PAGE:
3. How the hell do I pay for this? Cost is a major concern when it comes to top surgery. If you live in the US (can’t speak to other countries), you will probably find yourself paying out of pocket. The surgery itself usually costs somewhere in the range of $6000-$8000. That number can skyrocket if you need to travel, pay for a place to stay while recovering, etc.
Many doctors offer payment plans or accept credit cards. I covered most of my surgery costs using a CareCredit card (a credit card just for medical expenses). I was lucky to get extensive help from my parents, and we paid it off within a few years. Many trans people raise money through donations or a benefit event. This is usually the hardest part, and of course it really depends on your situation. Don’t lose hope–you can find a way to make this happen.
4. Waiting is the hardest part. You’ve worked your ass off, come up with some serious cash, scheduled your surgery, requested time off work…. Now it’s time to sit back and wait six months til the surgery date. Ahhhh! This phase of the process nearly drove me insane. Every day I had to put my binder back on, I cursed time itself. I tormented Alma with an incessant countdown updated several times a day.
I made myself totally miserable. Don’t be like me! Come up with some things you can do to make waiting easier. You might allow yourself a special indulgence during this limbo period or find a way to mark the time that’s actually enjoyable.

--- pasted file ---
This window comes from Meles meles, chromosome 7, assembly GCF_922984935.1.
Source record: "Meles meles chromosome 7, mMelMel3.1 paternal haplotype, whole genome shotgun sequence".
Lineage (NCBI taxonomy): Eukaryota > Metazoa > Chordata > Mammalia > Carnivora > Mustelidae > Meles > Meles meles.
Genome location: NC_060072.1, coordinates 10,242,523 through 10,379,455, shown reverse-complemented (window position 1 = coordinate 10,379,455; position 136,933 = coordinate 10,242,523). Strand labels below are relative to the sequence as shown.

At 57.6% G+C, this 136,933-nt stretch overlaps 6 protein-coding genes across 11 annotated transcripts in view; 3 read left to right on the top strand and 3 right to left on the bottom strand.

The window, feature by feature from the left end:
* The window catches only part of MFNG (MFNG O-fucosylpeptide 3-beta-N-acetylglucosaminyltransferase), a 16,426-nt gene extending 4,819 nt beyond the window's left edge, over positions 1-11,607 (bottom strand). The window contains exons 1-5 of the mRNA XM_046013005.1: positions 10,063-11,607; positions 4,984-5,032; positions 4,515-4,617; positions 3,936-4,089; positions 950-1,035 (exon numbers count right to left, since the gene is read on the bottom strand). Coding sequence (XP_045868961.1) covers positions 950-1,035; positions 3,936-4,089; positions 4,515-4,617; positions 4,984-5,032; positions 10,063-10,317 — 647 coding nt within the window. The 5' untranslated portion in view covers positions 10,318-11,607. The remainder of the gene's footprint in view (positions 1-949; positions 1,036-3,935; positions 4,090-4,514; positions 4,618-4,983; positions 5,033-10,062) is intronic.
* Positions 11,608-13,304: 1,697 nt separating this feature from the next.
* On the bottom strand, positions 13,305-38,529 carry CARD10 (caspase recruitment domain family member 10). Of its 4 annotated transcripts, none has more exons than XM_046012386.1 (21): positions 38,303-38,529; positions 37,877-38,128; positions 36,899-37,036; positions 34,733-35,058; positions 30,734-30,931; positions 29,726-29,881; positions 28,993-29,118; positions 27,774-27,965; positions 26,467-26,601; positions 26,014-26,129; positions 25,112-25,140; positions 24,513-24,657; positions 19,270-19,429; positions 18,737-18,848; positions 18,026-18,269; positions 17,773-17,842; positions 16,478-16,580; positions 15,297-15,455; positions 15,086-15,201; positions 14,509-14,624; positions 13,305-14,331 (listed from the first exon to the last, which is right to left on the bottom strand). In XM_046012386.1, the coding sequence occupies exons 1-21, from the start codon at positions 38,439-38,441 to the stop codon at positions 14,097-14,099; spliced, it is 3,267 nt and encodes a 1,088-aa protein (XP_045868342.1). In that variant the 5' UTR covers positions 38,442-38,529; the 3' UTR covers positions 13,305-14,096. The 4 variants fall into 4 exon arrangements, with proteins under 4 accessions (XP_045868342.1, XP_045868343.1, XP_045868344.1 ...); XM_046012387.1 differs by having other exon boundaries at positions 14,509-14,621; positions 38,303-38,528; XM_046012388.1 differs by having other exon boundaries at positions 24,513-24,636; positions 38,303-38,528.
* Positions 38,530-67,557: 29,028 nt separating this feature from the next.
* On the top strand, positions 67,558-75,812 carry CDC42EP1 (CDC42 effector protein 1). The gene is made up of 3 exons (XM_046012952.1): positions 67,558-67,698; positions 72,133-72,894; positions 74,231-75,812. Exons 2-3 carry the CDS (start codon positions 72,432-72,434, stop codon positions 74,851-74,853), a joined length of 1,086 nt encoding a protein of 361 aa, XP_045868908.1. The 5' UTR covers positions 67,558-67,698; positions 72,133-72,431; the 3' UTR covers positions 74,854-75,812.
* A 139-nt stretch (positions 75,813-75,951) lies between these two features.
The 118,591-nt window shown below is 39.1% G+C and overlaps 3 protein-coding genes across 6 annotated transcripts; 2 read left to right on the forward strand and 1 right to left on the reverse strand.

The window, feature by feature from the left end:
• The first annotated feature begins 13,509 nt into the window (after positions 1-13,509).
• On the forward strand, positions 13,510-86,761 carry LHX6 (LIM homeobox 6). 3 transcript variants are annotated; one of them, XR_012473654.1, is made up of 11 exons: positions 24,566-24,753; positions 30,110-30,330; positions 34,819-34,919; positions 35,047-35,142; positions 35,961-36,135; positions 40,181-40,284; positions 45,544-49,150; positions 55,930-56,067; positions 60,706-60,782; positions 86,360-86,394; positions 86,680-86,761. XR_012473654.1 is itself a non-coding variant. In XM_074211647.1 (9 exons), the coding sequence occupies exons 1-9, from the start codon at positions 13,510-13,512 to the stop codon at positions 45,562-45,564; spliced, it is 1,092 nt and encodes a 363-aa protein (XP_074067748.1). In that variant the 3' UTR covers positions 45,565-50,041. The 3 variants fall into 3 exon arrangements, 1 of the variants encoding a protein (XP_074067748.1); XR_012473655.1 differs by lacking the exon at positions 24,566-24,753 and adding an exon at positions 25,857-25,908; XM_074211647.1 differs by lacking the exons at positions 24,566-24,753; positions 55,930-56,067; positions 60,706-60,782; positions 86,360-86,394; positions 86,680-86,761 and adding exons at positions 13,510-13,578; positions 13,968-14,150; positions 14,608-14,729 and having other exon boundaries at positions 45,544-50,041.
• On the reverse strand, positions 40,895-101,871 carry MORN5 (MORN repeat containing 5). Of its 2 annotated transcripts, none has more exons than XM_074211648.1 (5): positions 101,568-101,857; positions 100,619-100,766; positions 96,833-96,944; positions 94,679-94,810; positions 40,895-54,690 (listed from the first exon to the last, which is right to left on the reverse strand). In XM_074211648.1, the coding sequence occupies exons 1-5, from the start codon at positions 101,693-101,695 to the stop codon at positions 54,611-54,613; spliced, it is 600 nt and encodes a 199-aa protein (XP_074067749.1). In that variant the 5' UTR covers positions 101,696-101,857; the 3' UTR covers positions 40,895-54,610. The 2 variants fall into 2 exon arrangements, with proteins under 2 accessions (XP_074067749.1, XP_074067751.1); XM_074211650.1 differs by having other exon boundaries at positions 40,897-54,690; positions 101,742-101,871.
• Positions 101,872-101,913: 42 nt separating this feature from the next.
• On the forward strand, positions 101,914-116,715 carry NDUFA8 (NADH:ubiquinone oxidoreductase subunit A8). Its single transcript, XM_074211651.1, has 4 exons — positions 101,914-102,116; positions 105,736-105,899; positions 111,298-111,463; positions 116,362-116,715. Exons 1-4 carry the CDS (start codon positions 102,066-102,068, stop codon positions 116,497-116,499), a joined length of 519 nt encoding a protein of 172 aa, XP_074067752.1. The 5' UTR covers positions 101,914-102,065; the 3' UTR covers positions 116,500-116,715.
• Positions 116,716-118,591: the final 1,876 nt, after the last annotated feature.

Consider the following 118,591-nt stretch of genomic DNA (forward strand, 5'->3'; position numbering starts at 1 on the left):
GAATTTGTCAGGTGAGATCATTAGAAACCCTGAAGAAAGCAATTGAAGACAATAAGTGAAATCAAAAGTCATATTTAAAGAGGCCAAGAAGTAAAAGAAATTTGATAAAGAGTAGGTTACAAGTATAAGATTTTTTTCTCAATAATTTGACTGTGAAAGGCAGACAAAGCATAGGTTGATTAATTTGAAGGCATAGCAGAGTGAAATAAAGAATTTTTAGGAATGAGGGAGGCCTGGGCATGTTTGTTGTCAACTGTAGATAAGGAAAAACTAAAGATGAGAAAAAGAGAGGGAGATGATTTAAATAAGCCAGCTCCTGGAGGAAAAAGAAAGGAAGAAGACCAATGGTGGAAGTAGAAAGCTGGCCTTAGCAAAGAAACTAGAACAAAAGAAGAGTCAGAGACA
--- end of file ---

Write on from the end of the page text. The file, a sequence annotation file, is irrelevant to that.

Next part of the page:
5. Get help while healing. In general, you can expect to be thoroughly laid up for about a week, and then functional, but still tender and healing, for a month or two. If at all possible, have somebody available to care for you during that first week. You are going to feel like shit, and it is really helpful if someone can feed you, take you to your follow-up appointments, and so on. Huge thanks to Alma and my mom for taking excellent care of me during my recovery.
The worst part of the recovery for me actually came from the presciption painkillers. I really needed them for the first day or two. By about day three, I started to feel horrible–a miserable nausea and weakness like nothing else. My mom suggested I ditch the percoset and start taking ibuprofen. Once the hard stuff was out of my system, I felt amazing. I was practically skipping when I went in for my follow-up a week after surgery.
6. Scars–a conversation piece? How will you navigate being a person with surgical scars? Some people opt to cover their chests at the beach and the gym to avoid revealing their scars. Personally, I take my shirt off at the slightest excuse. I’ve found that people very rarely say anything about my scars or even seem to notice them. I’ve occasionally had someone ask if I had a collapsed lung or heart surgery. As far as I know, I’ve never had anyone guess that I am trans based on my scars. So I wouldn’t stress too much about people seeing the scars or commenting on them.